There I was, no more than 8 years old, huddled around a SEGA Master System at my Nan’s house with 17 of my cousins flanking me on both sides. It was Christmas and as usual, the older ones would get their go first. Due to the age order, there were 5 others ahead of me in the queue. The task? Complete Sonic The Hedgehog. I sat there transfixed with the speedy blue spike-ball waiting for my turn and when it finally arrived, oh the joy. I would ensure my turn was of sufficient length by veering off course and exploring, much to the chagrin of my younger cousins. The further we progressed the more the excitement built and the more important our turns became. It was like pass the parcel, but when the music stopped, whoever held the pad was safe in the knowledge that they had finished the last level.
This is one of so many memories I have from my gaming life. Vivid memories include California Games, Strider, Gods, Goldeneye 64, Sonic, Mario, Streets Of Rage, Ecco The Dolphin and so much more. These memories aren’t all linked with offline multiplayer either. But you will notice these are all retro games; the most recent of the lot was Goldeneye. I look back and that’s the time period most of my memories come from. My fondness of more recent games could probably be counted on one hand. MGS1, God of War 1, GTA: San Andreas, Crackdown and Uncharted spring to mind. Sure, there have been loads of games that have impressed and entertained but once they are complete, I think no more of them. Has gaming nostalgia been made redundant?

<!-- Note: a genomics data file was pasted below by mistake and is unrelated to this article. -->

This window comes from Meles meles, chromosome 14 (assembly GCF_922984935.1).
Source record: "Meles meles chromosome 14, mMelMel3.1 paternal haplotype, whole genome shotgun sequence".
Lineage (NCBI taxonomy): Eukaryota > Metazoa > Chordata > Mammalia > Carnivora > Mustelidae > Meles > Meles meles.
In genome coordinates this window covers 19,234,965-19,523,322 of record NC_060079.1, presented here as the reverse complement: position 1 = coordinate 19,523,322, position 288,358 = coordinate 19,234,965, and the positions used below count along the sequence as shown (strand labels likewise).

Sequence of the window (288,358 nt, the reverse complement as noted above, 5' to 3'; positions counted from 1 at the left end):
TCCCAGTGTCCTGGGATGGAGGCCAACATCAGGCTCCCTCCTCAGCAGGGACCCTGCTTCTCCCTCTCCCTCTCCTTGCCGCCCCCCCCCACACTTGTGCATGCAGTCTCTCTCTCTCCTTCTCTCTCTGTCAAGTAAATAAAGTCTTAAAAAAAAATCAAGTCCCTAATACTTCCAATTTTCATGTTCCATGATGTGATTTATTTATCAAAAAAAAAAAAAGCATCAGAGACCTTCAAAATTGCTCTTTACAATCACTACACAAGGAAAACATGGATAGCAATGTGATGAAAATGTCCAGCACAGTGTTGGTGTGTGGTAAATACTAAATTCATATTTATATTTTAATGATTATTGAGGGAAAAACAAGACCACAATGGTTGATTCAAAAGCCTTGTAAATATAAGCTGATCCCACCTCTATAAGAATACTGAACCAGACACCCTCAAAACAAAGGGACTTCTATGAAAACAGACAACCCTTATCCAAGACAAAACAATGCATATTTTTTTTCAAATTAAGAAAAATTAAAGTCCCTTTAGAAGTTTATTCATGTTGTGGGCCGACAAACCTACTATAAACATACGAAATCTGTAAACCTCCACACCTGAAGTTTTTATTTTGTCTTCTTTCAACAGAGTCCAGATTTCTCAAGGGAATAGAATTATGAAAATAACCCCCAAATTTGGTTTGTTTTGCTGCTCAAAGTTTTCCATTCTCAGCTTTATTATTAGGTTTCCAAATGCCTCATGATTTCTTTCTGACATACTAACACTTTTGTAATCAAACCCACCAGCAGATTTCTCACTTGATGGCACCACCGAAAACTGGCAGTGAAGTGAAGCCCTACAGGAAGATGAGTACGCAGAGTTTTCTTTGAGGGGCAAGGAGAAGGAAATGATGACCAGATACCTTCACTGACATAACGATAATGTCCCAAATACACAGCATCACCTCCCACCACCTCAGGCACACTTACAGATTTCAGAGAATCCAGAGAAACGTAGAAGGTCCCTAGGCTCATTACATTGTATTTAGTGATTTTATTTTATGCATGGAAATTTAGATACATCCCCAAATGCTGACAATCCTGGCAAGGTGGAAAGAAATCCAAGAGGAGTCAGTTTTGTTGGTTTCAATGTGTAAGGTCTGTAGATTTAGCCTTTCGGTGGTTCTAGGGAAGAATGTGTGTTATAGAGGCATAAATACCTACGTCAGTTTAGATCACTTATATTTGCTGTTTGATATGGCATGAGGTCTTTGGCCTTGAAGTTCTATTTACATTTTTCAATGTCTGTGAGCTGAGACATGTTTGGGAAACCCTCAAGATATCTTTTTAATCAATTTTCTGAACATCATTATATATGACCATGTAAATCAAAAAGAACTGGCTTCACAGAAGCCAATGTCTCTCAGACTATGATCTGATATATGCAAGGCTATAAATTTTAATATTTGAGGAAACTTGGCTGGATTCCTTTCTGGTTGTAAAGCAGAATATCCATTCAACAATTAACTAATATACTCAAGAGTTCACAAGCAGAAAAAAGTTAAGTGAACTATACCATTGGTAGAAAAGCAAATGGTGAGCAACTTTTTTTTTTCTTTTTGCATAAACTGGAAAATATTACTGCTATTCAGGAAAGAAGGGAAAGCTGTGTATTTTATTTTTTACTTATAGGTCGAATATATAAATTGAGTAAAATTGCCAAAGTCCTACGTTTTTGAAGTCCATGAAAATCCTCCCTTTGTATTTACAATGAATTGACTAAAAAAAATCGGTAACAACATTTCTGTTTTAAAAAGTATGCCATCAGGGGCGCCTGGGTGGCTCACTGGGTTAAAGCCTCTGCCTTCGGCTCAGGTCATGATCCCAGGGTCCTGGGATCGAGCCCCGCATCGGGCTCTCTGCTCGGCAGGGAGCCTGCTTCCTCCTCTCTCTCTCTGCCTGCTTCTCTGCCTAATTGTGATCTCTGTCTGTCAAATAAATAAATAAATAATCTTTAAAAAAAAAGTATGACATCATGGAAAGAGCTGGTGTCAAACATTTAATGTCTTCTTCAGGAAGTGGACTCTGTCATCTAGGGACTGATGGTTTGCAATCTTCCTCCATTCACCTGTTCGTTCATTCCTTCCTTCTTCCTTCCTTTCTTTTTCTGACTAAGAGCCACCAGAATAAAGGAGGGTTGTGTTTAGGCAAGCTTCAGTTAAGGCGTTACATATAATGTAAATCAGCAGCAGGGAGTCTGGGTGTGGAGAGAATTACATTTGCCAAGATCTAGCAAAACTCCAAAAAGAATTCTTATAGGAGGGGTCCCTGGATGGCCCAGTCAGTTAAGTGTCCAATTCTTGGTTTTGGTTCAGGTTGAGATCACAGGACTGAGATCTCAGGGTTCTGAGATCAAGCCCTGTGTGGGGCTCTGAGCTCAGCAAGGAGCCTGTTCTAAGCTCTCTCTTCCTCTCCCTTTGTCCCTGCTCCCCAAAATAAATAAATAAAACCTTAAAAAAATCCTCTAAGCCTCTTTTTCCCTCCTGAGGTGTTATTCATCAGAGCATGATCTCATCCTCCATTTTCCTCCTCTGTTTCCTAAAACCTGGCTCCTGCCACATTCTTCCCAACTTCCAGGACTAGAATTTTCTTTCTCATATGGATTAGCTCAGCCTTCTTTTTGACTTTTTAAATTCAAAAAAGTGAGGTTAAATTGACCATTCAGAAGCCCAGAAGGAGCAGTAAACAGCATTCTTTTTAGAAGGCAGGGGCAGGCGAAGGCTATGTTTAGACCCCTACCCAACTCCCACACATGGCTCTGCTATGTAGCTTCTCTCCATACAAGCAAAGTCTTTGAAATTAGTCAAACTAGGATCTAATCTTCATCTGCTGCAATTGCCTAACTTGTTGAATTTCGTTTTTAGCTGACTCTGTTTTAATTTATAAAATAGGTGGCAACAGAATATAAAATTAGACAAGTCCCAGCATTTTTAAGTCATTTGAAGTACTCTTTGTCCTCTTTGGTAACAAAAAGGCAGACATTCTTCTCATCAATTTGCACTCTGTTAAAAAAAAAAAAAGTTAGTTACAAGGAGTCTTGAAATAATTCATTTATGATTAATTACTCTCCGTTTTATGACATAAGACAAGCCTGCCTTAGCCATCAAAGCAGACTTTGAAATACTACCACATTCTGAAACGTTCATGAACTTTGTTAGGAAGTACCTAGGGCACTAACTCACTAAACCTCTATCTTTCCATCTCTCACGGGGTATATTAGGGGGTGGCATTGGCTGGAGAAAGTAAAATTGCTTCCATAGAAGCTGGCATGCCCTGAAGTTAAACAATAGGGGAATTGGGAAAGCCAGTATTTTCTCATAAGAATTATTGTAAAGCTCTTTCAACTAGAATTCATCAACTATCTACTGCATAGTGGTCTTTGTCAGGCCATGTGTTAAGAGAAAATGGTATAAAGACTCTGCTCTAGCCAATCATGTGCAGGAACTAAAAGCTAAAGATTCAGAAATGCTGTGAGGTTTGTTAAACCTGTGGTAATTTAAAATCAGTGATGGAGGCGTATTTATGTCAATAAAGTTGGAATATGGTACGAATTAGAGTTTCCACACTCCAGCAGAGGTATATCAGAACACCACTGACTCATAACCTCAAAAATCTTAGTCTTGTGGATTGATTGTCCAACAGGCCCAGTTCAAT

The younger generation coming through are at a stage whereby their first experience of games will be in ‘HD’ with stunning graphics and expansive levels. Obviously there will be another generation of consoles and 3D technology will advance and begin to take up a more prominant role, but when I look at a game like Uncharted 2 for example, is there much more scope for improvement, graphics wise? I understand we asked ourselves the same question when we played those early games, as mentioned at the start of this musing, but deep down we knew more was to come. Has the scale and quality of today’s gaming generation hindered it’s long term appeal?
I have a tendancy to waffle but do you get where I’m coming from? The reason I remember Sonic and the rest, so vividly, is because a) gaming wasn’t such a household thing so it was more of a social event, b) it was charming to play an 8-bit character, c) online gaming didn’t exist, you had to play on your own or with someone sat next to you (which I suppose is part if A really) and d) the gameplay was simple but most importantly, addictive.
Can you honestly say that in ten or twenty years time you can look back and think of the PS3 or 360 generation with the same love? I’m struggling to say yes. I know I will look back and say things like: ‘Oh, Uncharted 2 was such an event. I remember being stunned by the graphics…’ or ‘I soiled myself in anticipation of God of War 3’ but this isn’t the same. I think the Wii is the only console offering these experiences at the moment. Agree?
Maybe it’s purely an age thing and I’d love to hear whether some of our younger members can prove me wrong with their memories, but it will be a real shame if ‘generations, yet unborn’ will miss out on some great gaming memories of this nature. I’ve steered away from this phrase due to fear of realising I’m getting older but, back in my day (there, I said it) games had a much more magical feel about them.
There is a huge possibility that these thoughts have originated through pessimism and negativity that comes with realising that growing up, for the most part, sucks!